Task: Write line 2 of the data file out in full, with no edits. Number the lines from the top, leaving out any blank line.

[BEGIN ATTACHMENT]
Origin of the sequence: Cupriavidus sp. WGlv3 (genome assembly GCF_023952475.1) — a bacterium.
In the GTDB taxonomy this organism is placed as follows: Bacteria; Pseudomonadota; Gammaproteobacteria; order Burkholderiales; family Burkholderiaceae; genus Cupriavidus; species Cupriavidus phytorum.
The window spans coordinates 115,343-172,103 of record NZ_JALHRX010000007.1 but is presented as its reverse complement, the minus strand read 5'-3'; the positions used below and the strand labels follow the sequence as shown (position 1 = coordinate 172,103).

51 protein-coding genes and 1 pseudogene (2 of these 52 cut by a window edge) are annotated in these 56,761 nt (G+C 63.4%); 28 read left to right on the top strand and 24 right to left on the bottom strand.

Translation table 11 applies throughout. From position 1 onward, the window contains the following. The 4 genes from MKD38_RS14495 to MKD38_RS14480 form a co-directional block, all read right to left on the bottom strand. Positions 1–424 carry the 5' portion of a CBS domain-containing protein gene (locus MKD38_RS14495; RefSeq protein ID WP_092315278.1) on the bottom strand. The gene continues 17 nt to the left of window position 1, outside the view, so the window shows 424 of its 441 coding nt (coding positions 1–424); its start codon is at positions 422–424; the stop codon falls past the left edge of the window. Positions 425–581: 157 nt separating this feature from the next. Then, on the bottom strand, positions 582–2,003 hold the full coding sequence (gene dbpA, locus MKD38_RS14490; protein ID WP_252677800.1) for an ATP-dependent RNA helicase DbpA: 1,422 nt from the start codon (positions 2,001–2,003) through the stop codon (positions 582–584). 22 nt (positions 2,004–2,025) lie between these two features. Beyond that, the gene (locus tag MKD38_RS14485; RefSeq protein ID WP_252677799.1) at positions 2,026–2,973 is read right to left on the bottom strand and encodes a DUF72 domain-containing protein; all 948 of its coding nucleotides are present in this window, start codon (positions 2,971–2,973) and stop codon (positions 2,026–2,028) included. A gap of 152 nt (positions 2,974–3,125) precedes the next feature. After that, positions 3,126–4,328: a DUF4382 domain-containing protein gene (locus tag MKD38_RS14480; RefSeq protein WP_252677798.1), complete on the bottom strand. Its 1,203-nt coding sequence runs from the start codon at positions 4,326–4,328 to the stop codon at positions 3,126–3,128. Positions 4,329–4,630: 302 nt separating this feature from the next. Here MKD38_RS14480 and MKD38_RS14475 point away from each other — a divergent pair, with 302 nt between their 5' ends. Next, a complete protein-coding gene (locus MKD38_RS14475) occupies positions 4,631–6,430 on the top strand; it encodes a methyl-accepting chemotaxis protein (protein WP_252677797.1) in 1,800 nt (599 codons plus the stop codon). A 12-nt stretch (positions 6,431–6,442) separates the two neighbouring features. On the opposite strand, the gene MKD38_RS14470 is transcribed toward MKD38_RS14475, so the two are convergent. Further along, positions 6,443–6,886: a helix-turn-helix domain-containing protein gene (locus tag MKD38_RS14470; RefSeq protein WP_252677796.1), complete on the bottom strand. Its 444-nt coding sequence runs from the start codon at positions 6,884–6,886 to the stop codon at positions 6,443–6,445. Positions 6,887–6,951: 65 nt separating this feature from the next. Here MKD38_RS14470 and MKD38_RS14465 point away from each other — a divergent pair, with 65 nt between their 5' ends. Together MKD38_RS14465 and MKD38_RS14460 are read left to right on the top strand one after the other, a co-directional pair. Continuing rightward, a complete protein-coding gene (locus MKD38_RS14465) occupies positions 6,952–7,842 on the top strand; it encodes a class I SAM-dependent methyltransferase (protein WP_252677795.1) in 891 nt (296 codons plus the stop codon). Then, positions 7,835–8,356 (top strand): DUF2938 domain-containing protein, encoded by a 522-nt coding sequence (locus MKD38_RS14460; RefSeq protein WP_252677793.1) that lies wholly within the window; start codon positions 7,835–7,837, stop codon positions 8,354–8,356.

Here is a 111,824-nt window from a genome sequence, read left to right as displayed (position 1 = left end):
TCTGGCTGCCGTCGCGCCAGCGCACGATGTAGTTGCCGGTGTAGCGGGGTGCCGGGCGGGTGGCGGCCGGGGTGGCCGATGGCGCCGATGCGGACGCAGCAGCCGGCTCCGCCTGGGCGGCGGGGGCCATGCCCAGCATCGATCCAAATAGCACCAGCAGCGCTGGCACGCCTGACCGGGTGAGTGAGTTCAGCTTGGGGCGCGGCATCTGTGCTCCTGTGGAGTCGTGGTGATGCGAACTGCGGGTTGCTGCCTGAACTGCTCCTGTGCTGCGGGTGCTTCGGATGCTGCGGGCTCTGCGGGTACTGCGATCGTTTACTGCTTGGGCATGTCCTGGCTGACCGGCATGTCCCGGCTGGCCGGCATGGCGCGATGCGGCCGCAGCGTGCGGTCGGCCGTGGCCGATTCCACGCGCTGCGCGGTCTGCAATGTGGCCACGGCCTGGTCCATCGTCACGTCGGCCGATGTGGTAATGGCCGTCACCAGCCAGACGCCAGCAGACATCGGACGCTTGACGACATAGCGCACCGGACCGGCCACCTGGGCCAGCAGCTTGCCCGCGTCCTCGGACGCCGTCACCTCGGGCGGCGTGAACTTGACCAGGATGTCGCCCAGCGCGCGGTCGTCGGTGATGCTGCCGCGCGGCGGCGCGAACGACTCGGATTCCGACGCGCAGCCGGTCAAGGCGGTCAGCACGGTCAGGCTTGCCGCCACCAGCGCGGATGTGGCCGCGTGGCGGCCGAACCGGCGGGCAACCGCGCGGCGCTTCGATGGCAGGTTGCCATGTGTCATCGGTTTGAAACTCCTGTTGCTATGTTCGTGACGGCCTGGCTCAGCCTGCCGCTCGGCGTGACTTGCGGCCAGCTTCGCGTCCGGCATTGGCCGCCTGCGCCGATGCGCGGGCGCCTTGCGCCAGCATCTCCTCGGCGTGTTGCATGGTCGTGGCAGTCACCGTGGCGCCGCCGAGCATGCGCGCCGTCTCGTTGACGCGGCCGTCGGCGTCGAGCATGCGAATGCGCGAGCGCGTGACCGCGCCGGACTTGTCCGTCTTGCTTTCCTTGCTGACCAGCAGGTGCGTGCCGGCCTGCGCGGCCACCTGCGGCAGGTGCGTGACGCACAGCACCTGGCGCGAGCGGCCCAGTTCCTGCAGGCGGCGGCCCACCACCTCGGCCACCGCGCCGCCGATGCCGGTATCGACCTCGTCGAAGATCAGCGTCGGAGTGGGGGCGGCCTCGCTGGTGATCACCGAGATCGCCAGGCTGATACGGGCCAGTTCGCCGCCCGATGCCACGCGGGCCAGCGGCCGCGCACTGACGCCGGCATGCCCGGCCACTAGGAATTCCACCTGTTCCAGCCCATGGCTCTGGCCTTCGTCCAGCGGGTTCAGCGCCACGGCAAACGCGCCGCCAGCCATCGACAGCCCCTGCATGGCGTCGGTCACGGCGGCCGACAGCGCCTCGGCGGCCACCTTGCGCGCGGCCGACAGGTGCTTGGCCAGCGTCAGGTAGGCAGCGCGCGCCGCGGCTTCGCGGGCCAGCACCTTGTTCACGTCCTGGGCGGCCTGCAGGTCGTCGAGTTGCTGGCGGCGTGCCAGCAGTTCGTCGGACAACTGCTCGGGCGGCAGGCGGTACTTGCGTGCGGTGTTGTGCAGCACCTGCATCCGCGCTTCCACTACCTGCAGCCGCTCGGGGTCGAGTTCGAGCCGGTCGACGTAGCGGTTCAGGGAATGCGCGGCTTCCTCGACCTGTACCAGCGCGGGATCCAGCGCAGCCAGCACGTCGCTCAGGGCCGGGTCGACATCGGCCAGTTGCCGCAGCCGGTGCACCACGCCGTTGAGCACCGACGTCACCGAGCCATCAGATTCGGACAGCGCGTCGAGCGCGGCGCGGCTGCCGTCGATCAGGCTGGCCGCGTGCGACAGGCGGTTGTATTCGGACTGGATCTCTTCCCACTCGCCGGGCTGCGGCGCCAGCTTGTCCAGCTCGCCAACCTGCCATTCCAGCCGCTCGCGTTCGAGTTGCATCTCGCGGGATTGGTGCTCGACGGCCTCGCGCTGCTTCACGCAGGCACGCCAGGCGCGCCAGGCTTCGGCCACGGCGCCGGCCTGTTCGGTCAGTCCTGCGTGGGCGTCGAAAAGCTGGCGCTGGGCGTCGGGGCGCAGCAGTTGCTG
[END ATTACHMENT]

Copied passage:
In the GTDB taxonomy this organism is placed as follows: Bacteria; Pseudomonadota; Gammaproteobacteria; order Burkholderiales; family Burkholderiaceae; genus Cupriavidus; species Cupriavidus phytorum.